Our shop, Merikoti, was featured in the April
2019 edition of JAL’s multilingual inflight magazine, Skyward! We were selected
as a specialty shop in Tokyo that visitors must check out. The difference
between zori slippers and regular slippers is also carefully explained in this
article. The article is written in Chinese and English. If you find yourself on
a JAL flight, check out the article!
Merikoti, our shop in Sumida ward, holds a zori-making workshop the second and fourth Tuesday and Saturday of every month. During this workshop, one of our craftswomen helps participants make their very own pair of zori. They can choose the color and design of the zori they want to make, from a simple one-colored slipper to a multi-colored striped design. Of course, participants can also choose the strap they want as well! The workshop takes 2 to 3 hours to complete, depending on the intricacy.
Although the workshop is conducted in
Japanese, the most recent workshop had some participants from overseas so I was
invited to interpret. It was the first time for me and the instructor to work
together, so I was a bit nervous. However, her instructions were very clear and
easy to understand. It’s easier to make items by hand when you’re watching
someone rather than listening to a verbal explanation, and the instructor made
sure to show the what she was doing.
The participants from overseas this time
were from Hong Kong. It was their first time to come to Tokyo, though they had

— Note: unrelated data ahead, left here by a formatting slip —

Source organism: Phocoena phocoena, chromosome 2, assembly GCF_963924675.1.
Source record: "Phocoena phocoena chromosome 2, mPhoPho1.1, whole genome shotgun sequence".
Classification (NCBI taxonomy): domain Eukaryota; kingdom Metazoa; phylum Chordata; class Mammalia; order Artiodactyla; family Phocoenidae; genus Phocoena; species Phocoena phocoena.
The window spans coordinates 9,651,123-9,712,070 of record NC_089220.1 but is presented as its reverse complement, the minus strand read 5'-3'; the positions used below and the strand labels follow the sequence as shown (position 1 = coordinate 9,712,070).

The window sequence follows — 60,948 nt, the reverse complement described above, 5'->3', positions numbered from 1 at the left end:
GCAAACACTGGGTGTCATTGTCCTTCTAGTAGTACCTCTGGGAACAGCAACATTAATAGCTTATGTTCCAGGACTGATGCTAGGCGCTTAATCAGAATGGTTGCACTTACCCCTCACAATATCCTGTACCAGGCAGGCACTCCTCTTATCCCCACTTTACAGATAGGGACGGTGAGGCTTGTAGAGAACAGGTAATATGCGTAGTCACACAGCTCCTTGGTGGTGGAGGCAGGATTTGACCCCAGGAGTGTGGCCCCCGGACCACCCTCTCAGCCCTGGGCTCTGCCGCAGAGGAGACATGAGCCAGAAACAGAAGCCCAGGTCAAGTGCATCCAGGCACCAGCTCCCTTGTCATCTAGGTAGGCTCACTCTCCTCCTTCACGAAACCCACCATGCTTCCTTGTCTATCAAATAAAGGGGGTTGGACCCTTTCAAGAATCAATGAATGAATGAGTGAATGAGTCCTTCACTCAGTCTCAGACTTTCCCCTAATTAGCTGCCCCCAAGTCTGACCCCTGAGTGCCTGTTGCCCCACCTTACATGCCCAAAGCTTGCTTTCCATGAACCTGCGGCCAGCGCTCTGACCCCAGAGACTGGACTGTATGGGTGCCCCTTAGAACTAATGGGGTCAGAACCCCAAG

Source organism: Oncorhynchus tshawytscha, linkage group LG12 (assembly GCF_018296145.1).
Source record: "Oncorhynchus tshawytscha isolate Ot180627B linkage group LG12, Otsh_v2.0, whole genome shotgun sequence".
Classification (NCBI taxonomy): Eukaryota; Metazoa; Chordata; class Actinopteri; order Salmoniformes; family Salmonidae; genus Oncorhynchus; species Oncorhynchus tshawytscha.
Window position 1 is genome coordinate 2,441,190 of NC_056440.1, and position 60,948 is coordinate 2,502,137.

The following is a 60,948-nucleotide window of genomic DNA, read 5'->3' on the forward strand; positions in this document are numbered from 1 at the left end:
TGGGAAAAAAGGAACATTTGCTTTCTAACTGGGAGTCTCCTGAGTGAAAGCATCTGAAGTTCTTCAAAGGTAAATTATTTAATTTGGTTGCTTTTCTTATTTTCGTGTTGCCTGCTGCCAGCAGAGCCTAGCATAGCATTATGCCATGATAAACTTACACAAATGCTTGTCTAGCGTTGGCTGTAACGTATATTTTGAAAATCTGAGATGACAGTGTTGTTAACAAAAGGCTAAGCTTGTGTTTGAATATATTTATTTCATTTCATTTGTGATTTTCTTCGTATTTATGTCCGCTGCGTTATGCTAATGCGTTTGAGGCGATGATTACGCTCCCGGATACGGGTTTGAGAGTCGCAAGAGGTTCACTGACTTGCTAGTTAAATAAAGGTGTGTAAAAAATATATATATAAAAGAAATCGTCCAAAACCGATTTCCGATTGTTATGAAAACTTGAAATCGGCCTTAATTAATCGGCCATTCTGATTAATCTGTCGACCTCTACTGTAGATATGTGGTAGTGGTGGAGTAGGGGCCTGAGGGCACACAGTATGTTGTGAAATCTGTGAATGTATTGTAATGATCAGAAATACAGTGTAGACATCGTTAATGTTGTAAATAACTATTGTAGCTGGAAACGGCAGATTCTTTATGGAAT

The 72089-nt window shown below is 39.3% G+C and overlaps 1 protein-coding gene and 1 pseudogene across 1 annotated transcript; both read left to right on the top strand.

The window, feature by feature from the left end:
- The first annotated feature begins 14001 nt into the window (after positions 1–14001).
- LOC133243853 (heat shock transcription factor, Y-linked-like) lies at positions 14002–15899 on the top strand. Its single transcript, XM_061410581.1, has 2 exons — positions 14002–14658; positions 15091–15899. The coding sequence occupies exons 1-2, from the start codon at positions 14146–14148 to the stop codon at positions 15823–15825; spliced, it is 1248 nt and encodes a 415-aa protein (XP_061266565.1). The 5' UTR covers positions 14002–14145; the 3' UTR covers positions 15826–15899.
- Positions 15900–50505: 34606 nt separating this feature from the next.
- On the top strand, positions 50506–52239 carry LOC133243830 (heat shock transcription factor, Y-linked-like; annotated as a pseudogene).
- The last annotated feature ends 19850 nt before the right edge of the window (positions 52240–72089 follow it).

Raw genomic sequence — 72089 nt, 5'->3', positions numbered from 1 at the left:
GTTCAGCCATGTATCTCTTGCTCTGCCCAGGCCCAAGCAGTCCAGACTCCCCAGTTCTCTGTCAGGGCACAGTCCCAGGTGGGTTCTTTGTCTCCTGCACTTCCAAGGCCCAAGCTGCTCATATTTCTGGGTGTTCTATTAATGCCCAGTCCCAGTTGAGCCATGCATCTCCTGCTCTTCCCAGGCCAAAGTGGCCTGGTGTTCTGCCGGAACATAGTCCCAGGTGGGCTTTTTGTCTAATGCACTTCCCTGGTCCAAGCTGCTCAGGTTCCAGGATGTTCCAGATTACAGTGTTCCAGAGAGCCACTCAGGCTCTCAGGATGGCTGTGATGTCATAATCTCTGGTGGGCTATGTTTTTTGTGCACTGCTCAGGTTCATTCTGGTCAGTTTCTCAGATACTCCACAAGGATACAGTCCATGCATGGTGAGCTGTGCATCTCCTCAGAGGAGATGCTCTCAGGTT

been to Japan many times before. They said that when they come to Japan, they
always try to find a workshop or activity to try. One of the previous
activities they did was making udon noodles in Fukuoka.
The wooden apparatus with the inner rope is
prepared for participants before they arrive. The instructor then wove a few
practice lines before letting the participants try themselves. The key points
were to keep the inner rope wide and making sure that the two slippers are the
same width and length.
Our guests expressed some frustration that they
work they did wasn’t as cleanly woven as what we have for sale. However, this
is to be expected, as the craftspeople that make our zori train for one year
before they can make zori that is sold at our shop. Even our participants
noticed an improvement between the first slipper they wove and the second.
The participants were thrilled with the
final product! One decided to make simple black zori with a camouflage print
strap, and the other made a cute tricolored pair.
Hello! My name is Melanie, and I am a new
shop staff and English advisor at Meri! Not many locally-owned shops have a
strong presence on the English web, so I am writing this new blog series with
the hopes that English speakers can learn more about this side of Japan.
Being from Canada, something that I am
frequently surprised about is the number of items that are handmade on a small
scale in Japan. When I imagine manufacturing, I picture large factories such as